Protocol for ceremonies

Learn about official seating arrangements and speaking order for events and ceremonies.

How to organize a program for an event or ceremony

The speaking order for an event hosted by or including provincial officials can be determined using the Alberta Order of Precedence.

Order of Precedence

Normally speeches are given in ascending order, with the most important dignitary being the last to speak. The ribbon cutting, unveiling of a plaque, or opening of a building normally comes at the end of the speeches.

If the program for the ceremony or activity places the important moment at the very beginning, the speeches would then be given in descending order, with the most important dignitary being the first to speak.

For an event hosted by or including federal or international officials, speaking order may be determined by another order of precedence.

Table seating

Hosting a formal dinner which includes government dignitaries or high-ranking officials may seem daunting. The following "Dinner Plans" may be useful to you; the Alberta Protocol Office will be pleased to assist you further if you have particular questions. All formal dinners have their own particulars, so the following are suggestions which you should adapt to your own needs.

Please contact Alberta Protocol at: [email protected]. To help us respond to your inquiry, please include your name, email co-ordinates and postal address and other contact information as appropriate.

Dinner plan


A reception allows time for all guests to arrive, and provides them an opportunity to be introduced to each other prior to dinner. A reception should last for a designated length of time which has been communicated to the guests. A reception of a half-an-hour is quite usual.

It may be appropriate to provide refreshments during the reception. These should be light fare and compliment the dinner menu that is planned.

Once all guests have arrived, the reception may be concluded. Guests would then be invited to proceed to the dining room.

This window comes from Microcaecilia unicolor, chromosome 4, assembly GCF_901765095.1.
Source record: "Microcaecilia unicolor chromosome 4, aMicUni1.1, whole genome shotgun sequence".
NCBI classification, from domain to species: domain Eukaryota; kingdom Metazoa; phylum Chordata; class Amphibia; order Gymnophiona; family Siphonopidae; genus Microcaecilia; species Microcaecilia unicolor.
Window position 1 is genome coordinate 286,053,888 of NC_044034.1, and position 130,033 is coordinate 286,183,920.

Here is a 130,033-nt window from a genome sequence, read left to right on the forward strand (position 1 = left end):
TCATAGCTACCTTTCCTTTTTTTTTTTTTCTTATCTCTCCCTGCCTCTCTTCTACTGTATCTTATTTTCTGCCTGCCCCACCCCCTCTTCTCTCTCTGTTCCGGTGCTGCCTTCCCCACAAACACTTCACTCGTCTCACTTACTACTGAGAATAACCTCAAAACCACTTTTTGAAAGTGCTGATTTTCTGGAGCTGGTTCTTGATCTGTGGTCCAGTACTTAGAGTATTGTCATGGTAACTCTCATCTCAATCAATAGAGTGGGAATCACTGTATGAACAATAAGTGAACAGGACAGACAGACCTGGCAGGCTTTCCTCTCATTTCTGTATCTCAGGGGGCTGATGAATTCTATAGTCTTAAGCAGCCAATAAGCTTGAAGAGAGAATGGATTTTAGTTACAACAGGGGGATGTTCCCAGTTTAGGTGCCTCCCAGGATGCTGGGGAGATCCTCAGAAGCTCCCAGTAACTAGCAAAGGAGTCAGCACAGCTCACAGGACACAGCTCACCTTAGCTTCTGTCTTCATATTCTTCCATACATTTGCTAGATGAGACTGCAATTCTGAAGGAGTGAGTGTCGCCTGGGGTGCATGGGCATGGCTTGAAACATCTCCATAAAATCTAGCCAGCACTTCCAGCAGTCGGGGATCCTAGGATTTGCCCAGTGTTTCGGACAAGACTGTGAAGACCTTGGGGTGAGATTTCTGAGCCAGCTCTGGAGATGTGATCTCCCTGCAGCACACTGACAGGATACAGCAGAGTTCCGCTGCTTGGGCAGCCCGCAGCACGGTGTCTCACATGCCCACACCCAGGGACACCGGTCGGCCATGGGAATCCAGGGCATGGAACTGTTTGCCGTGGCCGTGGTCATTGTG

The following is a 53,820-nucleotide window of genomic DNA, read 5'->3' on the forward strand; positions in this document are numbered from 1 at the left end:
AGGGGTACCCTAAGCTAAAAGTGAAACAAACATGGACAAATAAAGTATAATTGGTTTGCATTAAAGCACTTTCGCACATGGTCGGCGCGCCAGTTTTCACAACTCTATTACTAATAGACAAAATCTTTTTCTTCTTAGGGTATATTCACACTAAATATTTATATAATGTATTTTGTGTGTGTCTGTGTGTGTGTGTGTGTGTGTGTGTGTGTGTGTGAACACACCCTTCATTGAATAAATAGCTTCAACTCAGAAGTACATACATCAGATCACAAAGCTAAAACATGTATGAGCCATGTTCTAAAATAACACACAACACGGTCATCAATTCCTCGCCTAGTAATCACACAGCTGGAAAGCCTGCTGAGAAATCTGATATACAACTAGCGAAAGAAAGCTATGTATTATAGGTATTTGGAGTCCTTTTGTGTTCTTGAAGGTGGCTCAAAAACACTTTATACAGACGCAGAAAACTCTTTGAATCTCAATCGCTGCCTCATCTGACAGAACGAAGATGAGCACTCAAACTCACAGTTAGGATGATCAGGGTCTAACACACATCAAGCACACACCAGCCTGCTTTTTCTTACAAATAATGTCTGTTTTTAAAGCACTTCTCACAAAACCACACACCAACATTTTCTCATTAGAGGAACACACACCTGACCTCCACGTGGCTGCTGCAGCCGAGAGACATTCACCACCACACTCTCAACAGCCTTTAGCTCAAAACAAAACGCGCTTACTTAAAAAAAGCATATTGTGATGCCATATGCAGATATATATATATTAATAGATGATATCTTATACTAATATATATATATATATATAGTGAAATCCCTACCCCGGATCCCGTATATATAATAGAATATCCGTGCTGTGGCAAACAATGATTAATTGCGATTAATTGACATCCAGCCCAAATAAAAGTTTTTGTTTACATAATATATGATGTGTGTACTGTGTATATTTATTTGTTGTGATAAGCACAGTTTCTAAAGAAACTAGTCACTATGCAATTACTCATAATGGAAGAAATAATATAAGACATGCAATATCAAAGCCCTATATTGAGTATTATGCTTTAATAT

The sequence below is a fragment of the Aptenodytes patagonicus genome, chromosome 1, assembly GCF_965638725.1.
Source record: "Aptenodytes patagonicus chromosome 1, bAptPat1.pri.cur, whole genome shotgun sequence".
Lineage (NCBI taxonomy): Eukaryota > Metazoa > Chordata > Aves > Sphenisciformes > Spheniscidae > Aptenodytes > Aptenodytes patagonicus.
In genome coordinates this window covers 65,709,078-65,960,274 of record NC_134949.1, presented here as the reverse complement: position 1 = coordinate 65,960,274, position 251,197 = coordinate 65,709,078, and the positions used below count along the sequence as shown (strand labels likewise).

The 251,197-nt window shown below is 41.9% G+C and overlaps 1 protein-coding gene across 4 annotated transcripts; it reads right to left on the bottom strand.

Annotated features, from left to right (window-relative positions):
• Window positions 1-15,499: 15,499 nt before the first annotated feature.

Seating Plans

Guests may be seated according to a seating plan you have prepared in advance, and for formal dinners this is recommended. Name cards may be set at each place at the table to assist your guests.

If the head table guests are to enter separately after others are seated, prior to their entry the Master (Mistress) of Ceremonies (M.C.) may identify him/herself. An M.C. may speak from his or her place or at a designated spot.

The M.C. asks the guests to stand for entrance of the Head Table guests.

Note: Head Table guests should proceed to the Head Table in the order in which they are to be seated at the table. The Protocol Office will assist you with the seating plan for the Head Table should you require assistance.

Optional: Having a piper play bag pipes for the entrance of the head table guests at formal dinners is quite common in Canada, and your head table guests can be piped in if you so wish. If you do pipe in your head table guests, a round of applause at this point is appropriate to show appreciation for the piper.

Optional: Guests are asked to join in the singing of the National Anthem.

This is appropriate if you have musical accompaniment, or the anthem may be sung a cappella.

The National Anthem should not be applauded.


Once everyone is at his/her assigned place the M.C. invites the designated person to say grace. Such a request should be made in advance so that person may be properly prepared.